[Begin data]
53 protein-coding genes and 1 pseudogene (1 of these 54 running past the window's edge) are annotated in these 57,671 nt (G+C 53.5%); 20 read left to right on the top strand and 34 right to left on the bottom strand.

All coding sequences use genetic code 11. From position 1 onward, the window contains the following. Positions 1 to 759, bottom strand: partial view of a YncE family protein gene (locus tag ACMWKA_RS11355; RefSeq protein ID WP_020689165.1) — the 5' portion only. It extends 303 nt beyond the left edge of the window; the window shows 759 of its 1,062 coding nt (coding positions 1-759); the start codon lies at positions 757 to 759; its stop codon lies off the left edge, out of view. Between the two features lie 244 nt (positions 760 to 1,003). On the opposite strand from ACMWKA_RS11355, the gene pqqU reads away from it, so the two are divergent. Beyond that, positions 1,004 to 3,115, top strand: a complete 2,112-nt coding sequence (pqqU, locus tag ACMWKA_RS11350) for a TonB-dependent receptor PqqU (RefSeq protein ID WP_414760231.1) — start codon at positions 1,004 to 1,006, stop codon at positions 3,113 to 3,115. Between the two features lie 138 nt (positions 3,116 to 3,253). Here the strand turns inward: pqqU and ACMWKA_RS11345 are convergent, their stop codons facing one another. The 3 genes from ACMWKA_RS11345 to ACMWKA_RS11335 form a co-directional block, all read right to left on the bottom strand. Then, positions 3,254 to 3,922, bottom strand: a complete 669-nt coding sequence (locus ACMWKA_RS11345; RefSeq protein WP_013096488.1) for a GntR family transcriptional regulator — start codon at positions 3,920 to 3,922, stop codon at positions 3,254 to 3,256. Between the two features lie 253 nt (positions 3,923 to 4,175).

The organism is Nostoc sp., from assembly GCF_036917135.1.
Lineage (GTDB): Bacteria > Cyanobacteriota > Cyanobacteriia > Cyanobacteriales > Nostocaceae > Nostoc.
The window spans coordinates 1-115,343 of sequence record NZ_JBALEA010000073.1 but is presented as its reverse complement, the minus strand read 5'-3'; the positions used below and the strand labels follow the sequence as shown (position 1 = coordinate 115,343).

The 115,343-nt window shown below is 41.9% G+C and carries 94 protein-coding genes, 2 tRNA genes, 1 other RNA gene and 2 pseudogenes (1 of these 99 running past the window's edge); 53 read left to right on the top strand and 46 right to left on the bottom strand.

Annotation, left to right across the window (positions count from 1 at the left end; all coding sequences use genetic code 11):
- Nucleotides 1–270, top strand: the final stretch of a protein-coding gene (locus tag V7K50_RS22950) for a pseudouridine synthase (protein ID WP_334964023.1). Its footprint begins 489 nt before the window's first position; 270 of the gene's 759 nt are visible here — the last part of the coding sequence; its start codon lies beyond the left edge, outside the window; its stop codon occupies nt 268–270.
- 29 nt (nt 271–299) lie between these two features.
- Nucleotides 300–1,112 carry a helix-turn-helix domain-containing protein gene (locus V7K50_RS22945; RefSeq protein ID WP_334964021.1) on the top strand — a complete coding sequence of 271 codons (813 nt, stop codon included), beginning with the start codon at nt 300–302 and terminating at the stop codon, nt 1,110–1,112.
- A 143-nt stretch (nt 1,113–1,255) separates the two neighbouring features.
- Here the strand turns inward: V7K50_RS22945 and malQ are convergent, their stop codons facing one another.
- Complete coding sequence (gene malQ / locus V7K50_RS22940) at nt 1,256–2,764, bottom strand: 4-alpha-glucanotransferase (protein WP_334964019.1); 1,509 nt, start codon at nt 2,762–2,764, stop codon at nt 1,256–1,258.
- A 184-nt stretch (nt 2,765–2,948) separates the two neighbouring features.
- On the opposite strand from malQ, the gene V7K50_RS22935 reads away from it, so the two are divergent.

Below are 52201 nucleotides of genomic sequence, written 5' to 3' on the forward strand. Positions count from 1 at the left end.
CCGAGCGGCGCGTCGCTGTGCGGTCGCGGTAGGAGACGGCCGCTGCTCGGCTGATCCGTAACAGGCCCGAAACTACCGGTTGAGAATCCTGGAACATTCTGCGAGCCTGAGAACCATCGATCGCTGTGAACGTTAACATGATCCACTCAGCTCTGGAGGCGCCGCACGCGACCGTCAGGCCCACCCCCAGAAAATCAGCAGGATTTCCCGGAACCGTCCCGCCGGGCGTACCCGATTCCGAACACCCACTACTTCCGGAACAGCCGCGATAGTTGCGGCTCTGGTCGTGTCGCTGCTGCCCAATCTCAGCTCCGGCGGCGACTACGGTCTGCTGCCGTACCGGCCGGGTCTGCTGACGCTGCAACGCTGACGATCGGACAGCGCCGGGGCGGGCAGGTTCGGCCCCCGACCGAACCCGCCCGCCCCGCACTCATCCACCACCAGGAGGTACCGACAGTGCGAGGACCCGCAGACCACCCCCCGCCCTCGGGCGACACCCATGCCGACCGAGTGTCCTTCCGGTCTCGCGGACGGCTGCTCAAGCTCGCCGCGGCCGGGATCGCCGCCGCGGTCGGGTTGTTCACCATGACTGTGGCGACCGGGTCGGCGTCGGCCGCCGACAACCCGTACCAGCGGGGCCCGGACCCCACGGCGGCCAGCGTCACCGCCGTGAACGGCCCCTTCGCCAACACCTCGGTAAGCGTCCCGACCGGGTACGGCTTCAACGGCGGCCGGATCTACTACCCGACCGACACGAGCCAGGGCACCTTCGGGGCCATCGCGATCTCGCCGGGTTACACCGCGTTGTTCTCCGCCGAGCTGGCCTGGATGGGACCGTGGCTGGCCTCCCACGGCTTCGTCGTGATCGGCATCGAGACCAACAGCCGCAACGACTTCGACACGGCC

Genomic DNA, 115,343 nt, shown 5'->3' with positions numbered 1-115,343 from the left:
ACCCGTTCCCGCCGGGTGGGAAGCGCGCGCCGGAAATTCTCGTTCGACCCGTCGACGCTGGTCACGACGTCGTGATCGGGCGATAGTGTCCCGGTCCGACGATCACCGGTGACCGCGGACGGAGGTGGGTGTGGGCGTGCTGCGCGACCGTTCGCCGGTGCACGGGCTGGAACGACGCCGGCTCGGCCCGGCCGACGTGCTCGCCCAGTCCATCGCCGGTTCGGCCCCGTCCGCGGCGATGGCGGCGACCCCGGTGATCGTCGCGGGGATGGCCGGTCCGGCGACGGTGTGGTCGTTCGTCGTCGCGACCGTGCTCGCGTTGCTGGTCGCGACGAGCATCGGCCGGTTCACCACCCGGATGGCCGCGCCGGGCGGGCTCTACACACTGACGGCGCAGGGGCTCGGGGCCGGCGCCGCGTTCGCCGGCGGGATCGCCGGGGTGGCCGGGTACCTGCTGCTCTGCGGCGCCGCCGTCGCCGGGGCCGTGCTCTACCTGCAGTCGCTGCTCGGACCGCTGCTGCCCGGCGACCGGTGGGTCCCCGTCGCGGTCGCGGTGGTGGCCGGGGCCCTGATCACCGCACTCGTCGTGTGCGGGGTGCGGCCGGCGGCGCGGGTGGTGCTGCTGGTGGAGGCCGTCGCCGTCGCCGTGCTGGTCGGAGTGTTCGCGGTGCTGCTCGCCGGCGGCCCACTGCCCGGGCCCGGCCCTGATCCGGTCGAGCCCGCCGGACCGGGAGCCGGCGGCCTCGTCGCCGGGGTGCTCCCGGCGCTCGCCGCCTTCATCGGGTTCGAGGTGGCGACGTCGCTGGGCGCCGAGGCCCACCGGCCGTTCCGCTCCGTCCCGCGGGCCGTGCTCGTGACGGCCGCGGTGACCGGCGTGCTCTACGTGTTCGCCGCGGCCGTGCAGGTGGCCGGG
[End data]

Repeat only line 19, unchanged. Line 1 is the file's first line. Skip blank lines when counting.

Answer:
ACCCGTTCCCGCCGGGTGGGAAGCGCGCGCCGGAAATTCTCGTTCGACCCGTCGACGCTGGTCACGACGTCGTGATCGGGCGATAGTGTCCCGGTCCGACGATCACCGGTGACCGCGGACGGAGGTGGGTGTGGGCGTGCTGCGCGACCGTTCGCCGGTGCACGGGCTGGAACGACGCCGGCTCGGCCCGGCCGACGTGCTCGCCCAGTCCATCGCCGGTTCGGCCCCGTCCGCGGCGATGGCGGCGACCCCGGTGATCGTCGCGGGGATGGCCGGTCCGGCGACGGTGTGGTCGTTCGTCGTCGCGACCGTGCTCGCGTTGCTGGTCGCGACGAGCATCGGCCGGTTCACCACCCGGATGGCCGCGCCGGGCGGGCTCTACACACTGACGGCGCAGGGGCTCGGGGCCGGCGCCGCGTTCGCCGGCGGGATCGCCGGGGTGGCCGGGTACCTGCTGCTCTGCGGCGCCGCCGTCGCCGGGGCCGTGCTCTACCTGCAGTCGCTGCTCGGACCGCTGCTGCCCGGCGACCGGTGGGTCCCCGTCGCGGTCGCGGTGGTGGCCGGGGCCCTGATCACCGCACTCGTCGTGTGCGGGGTGCGGCCGGCGGCGCGGGTGGTGCTGCTGGTGGAGGCCGTCGCCGTCGCCGTGCTGGTCGGAGTGTTCGCGGTGCTGCTCGCCGGCGGCCCACTGCCCGGGCCCGGCCCTGATCCGGTCGAGCCCGCCGGACCGGGAGCCGGCGGCCTCGTCGCCGGGGTGCTCCCGGCGCTCGCCGCCTTCATCGGGTTCGAGGTGGCGACGTCGCTGGGCGCCGAGGCCCACCGGCCGTTCCGCTCCGTCCCGCGGGCCGTGCTCGTGACGGCCGCGGTGACCGGCGTGCTCTACGTGTTCGCCGCGGCCGTGCAGGTGGCCGGG